When the NPP counsel asked the witness to show the court which part of the party’s constitution said that members of the Disciplinary Committee shall be appointed by the National Council, Lawyer Kpebu said, “There are two levels to the answer,” and went ahead to explain the instances but could not give the court the specific provision.

Counsel: In saying all these, which portion of the NPP constitution are you relying on?

Witness: That is the practice of the 1st defendant and once it is accepted by them, it is also constitutional.

Counsel: Do I understand you to mean that it is not based on express provision of the NPP constitution?

Witness: Yes, it is not in the physical (letter) constitution but it is part of their practices.

Counsel: You speak to alleged practices of the NPP even though you are not a member.

Witness: Yes, because the plaintiff showed me minutes of the National Council meetings which approved the correct members of the committee.

Counsel: So you agree with me that there has not been the violation of any specific provision of the NPP constitution?

Witness: No, indeed, the practice constitutes the understanding of the NPP in respect of Article 4 (1) (C).

Mode of Appointment

Lawyer Kpebu told the court that he did not ascertain from each member of the DC how they had been appointed onto the committee when he appeared before them on behalf of Mr Afoko, but said he was briefed by the plaintiff.

He admitted that he did not raise any objection to Madam Gifty Kusi’s appointment during the DC’s sittings and added that the first time he raised the objection was in the appeal to the National Council against the NEC’s decision to suspend Mr Afoko.

Mr Kpebu said that he did not raise any objection because Mr Afoko had earlier raised preliminary objections to the Disciplinary Committee sittings and was waiting for a ruling from the party.

Counsel: The essence of your objection to Madam Gifty Kusi’s membership at the Disciplinary Committee is that she has not been appointed by the National Council?

Witness: That is correct.

Counsel: This same National Council considered the appointment of Madam Gifty Kusi as proper.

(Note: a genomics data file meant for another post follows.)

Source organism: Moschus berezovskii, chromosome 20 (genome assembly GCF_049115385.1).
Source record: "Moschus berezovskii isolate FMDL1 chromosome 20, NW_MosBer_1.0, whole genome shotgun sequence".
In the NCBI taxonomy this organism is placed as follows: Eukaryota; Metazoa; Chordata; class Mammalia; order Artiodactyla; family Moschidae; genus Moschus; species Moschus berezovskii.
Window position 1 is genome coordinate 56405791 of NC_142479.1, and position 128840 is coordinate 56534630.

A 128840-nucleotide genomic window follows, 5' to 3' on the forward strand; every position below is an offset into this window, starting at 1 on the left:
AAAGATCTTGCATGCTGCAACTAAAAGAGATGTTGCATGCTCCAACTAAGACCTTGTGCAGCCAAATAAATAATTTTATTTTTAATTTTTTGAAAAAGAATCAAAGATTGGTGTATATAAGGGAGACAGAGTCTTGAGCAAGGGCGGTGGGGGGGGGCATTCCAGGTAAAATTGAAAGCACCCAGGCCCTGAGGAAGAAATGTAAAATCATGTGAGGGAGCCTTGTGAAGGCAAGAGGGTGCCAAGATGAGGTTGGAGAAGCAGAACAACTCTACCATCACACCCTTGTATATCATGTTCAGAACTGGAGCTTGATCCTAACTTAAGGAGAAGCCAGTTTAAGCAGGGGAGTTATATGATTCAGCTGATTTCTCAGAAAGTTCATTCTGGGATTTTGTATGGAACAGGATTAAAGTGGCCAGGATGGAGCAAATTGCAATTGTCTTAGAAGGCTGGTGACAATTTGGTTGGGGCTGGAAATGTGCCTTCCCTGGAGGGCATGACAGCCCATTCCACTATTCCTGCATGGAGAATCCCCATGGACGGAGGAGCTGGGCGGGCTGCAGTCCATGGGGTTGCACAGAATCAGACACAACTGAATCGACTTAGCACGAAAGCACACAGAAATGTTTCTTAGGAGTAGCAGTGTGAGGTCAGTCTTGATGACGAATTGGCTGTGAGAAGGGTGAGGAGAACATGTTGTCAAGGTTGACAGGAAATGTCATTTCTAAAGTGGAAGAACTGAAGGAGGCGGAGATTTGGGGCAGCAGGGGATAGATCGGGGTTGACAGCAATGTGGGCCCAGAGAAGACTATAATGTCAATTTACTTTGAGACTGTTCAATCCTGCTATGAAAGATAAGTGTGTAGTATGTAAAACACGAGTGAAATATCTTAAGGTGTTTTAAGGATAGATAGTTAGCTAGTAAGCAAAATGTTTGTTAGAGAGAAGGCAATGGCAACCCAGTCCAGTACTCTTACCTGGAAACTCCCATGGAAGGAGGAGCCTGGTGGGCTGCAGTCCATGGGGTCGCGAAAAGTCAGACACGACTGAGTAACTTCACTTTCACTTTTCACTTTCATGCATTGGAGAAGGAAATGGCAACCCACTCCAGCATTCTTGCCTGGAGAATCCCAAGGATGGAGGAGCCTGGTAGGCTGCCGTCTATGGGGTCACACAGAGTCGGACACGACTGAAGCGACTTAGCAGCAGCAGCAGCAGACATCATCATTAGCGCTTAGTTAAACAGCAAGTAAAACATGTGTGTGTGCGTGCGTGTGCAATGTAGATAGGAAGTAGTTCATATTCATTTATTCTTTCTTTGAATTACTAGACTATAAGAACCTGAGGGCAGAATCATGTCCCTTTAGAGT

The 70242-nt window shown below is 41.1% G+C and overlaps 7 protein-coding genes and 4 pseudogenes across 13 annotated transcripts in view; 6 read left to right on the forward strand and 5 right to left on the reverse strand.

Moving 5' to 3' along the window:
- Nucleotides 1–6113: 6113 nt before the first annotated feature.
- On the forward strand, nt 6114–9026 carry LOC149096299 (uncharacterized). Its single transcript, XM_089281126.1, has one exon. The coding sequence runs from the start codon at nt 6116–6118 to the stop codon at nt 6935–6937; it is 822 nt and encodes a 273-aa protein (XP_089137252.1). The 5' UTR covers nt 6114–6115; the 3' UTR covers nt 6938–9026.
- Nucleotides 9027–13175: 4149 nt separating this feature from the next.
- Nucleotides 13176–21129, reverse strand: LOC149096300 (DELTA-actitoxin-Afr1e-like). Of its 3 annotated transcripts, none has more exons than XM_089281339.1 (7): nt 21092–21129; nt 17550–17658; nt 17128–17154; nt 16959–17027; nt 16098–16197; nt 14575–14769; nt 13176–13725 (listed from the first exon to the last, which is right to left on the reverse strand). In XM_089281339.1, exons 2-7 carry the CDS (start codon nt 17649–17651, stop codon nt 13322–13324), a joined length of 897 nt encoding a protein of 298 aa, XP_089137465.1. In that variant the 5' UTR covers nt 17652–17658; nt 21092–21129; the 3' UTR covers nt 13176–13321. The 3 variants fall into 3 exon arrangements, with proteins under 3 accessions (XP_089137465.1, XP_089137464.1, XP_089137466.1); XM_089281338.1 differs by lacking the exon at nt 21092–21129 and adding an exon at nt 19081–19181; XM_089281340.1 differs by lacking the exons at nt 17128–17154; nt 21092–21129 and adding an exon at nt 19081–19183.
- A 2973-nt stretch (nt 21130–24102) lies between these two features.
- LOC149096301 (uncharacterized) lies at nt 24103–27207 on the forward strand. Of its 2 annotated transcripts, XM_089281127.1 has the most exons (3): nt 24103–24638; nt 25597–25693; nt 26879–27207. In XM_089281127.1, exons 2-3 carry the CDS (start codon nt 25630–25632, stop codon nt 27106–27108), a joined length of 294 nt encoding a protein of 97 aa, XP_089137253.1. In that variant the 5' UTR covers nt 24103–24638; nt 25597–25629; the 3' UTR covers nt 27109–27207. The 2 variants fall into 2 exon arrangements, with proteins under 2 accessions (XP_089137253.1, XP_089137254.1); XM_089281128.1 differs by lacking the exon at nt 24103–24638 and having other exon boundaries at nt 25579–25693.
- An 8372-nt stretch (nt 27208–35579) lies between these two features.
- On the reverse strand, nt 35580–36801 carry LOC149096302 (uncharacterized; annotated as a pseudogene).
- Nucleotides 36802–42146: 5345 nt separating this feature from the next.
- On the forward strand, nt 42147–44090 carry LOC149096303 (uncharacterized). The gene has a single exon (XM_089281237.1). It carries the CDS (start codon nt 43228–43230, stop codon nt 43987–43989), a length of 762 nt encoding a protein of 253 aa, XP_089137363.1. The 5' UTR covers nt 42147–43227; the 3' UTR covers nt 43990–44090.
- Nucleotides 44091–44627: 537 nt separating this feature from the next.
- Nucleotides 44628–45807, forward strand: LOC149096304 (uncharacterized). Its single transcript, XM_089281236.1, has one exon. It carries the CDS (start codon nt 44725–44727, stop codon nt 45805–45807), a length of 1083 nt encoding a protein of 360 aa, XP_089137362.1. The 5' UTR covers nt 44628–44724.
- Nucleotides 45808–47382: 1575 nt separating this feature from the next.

Witness: I don’t know because we have not been given the reasons for the decision of the National Council.

Counsel: But you are aware that the entire appeal which included the objections to Madam Gifty Kusi was dismissed by the National Council?

Witness: Yes, I heard it on radio.

Counsel: Did you file this case based on radio report?

Witness: Partly, yes; partly, no.

Counsel: Are you aware that the decision of the National Council was communicated to your client?

Witness: I don’t remember.

The case was adjourned to June 15, for further cross examination.

At the last sitting, the defence counsel ended cross examination, and the Counsel for Mr Afoko told the court that he had two more witnesses to present.

The presiding Judge Justice Anthony Yeboah gave both parties one week to file their legal submissions, while the two witnesses would be brought to be cross- examined on their evidence.

Mr Afoko is challenging his indefinite suspension from the party, arguing it was illegal.

The NPP’s National Executive Committee suspended him in October 2015 for “misconduct.”

According to him, the action and processes leading to his suspension by some members of the party were unconstitutional and a breach of natural justice.

The decision was adopted by the party’s National Council which is the second highest decision making body of the party after congress but he maintained the party erred in the decision
Source: GNA